Turning the Bush Administration's rhetoric about "regime change" around on the White House has obvious rhetorical appeal -- especially among grassroots Democrats. The word "regime" generally refers to a government that lacks credibility because of how it came to power or how it exercises its authority. That description is one that many Democrats would apply to the Bush Administration. After all, George W. Bush failed to win the popular vote in 2000 and only assumed the presidency after the Florida recount debacle and a controversial intervention by a 5-4 majority of the US Supreme Court. Since they swept into Washington, the Bush team has been rocked by scandals linking key administration figures to corporate corruption, official secrecy, power grabs, assaults on Constitutionally-protected freedoms and abuses of the checks and balances system.

Kerry was not reading out a detailed indictment of the Bush Administration. Rather, he was discussing the challenge of repairing the US image abroad in the aftermath of what Kerry described as Bush's ''end-run around the UN.'' "I don't think (other nations are) going to trust this president, no matter what,'' Kerry explained. ''I believe it deeply, that it will take a new president of the United States, declaring a new day for our relationship with the world, to clear the air and turn a new page on American history.''

Coming in this context, Kerry's "regime change" was precisely the sort of savvy, somewhat-serious, somewhat lighthearted reference that a candidate who is in touch with his audience would offer. It certainly did not put Kerry, who is anything but adventurous, outside the circle of accepted discourse.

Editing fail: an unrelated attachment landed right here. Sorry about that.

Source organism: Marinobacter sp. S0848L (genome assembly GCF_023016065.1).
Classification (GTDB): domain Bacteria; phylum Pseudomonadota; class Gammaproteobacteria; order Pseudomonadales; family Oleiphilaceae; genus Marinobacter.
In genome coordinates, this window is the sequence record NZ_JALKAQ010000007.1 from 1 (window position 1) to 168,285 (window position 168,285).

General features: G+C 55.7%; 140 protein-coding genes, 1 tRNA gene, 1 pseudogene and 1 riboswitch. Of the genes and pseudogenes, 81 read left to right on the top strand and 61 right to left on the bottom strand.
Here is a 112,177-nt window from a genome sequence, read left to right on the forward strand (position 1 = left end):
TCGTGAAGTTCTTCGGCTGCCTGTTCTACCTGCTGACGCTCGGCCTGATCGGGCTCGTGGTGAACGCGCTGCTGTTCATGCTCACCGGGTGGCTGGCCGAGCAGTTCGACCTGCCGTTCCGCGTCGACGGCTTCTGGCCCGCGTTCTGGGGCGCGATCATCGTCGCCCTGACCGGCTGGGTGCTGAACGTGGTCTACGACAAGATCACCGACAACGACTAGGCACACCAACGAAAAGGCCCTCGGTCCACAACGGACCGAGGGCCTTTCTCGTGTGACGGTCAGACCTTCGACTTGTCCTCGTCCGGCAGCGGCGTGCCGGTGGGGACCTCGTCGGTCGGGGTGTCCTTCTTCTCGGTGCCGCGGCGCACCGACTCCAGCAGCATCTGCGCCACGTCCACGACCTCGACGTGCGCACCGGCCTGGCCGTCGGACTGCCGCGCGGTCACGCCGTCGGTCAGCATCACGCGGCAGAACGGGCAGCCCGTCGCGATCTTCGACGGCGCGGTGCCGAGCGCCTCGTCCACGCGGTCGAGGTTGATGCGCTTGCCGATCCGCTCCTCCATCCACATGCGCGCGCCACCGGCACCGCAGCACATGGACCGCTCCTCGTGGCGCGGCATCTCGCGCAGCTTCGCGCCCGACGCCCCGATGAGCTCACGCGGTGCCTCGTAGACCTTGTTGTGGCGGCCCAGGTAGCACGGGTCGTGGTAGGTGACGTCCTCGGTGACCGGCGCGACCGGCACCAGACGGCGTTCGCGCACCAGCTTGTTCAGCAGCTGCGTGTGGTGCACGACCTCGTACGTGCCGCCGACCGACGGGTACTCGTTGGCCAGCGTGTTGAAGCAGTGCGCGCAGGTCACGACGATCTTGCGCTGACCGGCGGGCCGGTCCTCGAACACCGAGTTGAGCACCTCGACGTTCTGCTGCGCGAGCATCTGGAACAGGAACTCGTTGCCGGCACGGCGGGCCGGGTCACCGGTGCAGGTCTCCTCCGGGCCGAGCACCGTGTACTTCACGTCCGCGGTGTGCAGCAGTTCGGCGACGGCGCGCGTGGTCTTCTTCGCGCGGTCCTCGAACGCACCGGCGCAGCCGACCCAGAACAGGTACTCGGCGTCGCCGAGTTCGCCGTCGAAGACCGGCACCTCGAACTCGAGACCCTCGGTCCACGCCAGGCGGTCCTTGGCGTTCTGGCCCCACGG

But this did not prevent conservative "message" teams, talk radio ranters and Republican members of Congress from spinning the senator's statement into a political firestorm that may well end up aiding Kerry's candidacy -- indeed, Kerry said it was a "pleasure" to be attacked by the chair of the Congressional Yahoo Caucus, House Majority Leader Tom Delay, who failed to serve in Vietnam but seldom fails to question the patriotism of Democrats who did wear the country's uniform. Delay can usually be counted on to embarrass himself and the House. But in the dispute over Kerry's remarks, Delay was not the source of the most ridiculously partisan statement. That came from Senate Majority Leader Bill Frist, R-Tenn., who said, "With our commander-in-chief facing a deadly conflict overseas, Senator Kerry's comments certainly cause one to wonder whether he has the sensitivity and the judgment commensurate with the office he seeks."

Frist seems to forget that US troops are the ones who are marching into a deadly conflict - just as Kerry did in Vietnam. President Bush, who like Frist successfully avoided serving in Vietnam, will not be hearing the sound of bullets any time soon. And it is absurd to suggest that the war effort could be threatened in any way by the suggestion that Americans may decide in 2004 to replace Bush with someone who has a little more military experience.

Ironically, Frist's attack on his Senate colleague contained the perfect rejoinder to the GOP criticism of Kerry. "Free and open discourse is one thing," Frist said, "but petty, partisan insults launched solely for personal political gain are highly inappropriate at a time when American men and women are in harm's way." Frist's silly grumbling about Kerry's sensitivity and judgment provides an exceptional example of what "petty, partisan insults launched for personal political gain" sound like.